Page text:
The relationship of public space to democracy is dominated by two competing, yet intertwined, theoretical bases: political philosophy and spatial theory. But how does the architect make political space? Can architectural practice create political space through design? In this book, Teresa Hoskyns theorizes that the converging point between theoretical foundations and democratic practices is “participation” within “social production of space.” Therefore, “participation” from joint perspectives of architecture and political philosophy has been studied in two different frameworks: the theoretical and the practical. Unlike most previous works on the relationship between architecture and democracy, Hoskyn’s book transcends the spatial and political interpretation of public space. By incorporating new theoretical approaches to representative democracy, it depicts a complex dialectic and multilayered picture of—“spaces of democracy” and the “democracy of space”—in her phrasing.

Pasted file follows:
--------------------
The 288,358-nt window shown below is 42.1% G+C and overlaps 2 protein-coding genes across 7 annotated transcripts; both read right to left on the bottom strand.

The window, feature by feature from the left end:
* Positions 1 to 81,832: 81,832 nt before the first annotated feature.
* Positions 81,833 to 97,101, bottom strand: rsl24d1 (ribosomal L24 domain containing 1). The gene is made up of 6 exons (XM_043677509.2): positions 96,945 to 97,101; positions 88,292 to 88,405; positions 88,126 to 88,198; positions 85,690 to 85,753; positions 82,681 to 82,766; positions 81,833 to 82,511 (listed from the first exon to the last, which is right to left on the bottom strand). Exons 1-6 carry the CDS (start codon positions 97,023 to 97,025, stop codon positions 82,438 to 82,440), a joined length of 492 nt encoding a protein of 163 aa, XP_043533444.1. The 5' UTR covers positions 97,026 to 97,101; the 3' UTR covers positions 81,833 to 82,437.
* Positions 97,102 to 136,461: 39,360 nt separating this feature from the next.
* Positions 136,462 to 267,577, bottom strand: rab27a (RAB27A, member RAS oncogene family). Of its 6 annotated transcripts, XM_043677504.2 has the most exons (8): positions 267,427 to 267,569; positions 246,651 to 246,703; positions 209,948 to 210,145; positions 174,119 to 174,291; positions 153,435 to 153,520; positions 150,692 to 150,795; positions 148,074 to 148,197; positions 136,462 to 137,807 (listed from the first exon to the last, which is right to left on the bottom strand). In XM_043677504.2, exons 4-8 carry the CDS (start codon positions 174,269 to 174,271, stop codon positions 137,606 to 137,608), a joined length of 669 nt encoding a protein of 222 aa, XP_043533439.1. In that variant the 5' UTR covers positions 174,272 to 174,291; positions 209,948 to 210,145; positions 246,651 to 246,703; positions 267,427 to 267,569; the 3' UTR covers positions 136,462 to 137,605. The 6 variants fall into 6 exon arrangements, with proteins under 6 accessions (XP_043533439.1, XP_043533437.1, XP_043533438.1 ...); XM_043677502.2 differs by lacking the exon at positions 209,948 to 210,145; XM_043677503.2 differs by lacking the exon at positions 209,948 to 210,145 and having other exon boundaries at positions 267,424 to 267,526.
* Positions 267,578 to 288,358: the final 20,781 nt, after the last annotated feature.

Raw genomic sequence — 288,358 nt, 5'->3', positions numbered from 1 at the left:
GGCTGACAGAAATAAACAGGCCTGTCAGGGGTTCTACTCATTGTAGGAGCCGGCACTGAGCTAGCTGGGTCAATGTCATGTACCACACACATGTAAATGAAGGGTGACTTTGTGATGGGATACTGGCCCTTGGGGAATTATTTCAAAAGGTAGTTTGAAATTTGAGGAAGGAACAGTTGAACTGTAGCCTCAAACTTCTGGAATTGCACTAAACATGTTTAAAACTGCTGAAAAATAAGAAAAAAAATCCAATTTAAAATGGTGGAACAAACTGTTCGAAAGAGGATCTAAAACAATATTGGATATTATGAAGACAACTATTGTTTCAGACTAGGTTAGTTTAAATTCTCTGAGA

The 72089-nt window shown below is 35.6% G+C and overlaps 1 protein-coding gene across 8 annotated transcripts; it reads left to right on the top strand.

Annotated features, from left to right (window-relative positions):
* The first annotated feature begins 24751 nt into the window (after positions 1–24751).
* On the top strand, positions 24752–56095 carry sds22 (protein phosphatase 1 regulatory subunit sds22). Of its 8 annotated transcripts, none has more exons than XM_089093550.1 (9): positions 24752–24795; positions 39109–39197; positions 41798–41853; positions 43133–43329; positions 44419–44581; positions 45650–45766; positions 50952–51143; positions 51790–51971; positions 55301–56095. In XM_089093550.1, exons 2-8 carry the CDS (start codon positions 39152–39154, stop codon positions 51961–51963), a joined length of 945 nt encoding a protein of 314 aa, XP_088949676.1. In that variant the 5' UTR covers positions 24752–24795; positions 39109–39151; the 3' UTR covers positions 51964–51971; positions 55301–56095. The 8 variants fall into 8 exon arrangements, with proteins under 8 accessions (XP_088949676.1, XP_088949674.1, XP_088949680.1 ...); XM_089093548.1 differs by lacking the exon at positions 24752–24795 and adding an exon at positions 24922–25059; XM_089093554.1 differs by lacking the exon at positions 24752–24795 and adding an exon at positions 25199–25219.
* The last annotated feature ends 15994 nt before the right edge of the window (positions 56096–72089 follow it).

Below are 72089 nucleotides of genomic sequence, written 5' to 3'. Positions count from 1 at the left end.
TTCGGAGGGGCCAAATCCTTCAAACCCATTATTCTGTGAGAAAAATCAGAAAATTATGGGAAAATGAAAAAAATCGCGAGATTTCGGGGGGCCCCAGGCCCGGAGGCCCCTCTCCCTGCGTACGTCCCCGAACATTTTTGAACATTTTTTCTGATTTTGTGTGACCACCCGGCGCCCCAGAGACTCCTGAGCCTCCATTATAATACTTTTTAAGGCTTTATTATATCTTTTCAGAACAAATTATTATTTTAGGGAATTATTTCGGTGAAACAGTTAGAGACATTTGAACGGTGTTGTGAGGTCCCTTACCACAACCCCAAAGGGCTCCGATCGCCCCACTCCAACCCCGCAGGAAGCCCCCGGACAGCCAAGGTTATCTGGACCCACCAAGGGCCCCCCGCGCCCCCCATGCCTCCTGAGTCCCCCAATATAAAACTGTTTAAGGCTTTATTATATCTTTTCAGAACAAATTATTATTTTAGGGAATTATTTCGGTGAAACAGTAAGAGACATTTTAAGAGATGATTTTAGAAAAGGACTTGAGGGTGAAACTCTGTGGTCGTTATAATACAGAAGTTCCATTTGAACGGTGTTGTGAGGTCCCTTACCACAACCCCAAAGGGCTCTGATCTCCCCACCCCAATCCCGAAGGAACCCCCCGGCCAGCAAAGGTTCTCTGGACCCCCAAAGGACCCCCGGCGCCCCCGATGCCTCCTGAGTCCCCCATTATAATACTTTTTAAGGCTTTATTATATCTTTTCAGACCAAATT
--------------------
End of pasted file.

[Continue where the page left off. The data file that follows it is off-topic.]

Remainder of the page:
"The Empty Place: Democracy and Public Space,"
International Dialogue: Vol. 7, Article 10.
Available at: https://digitalcommons.unomaha.edu/id-journal/vol7/iss1/10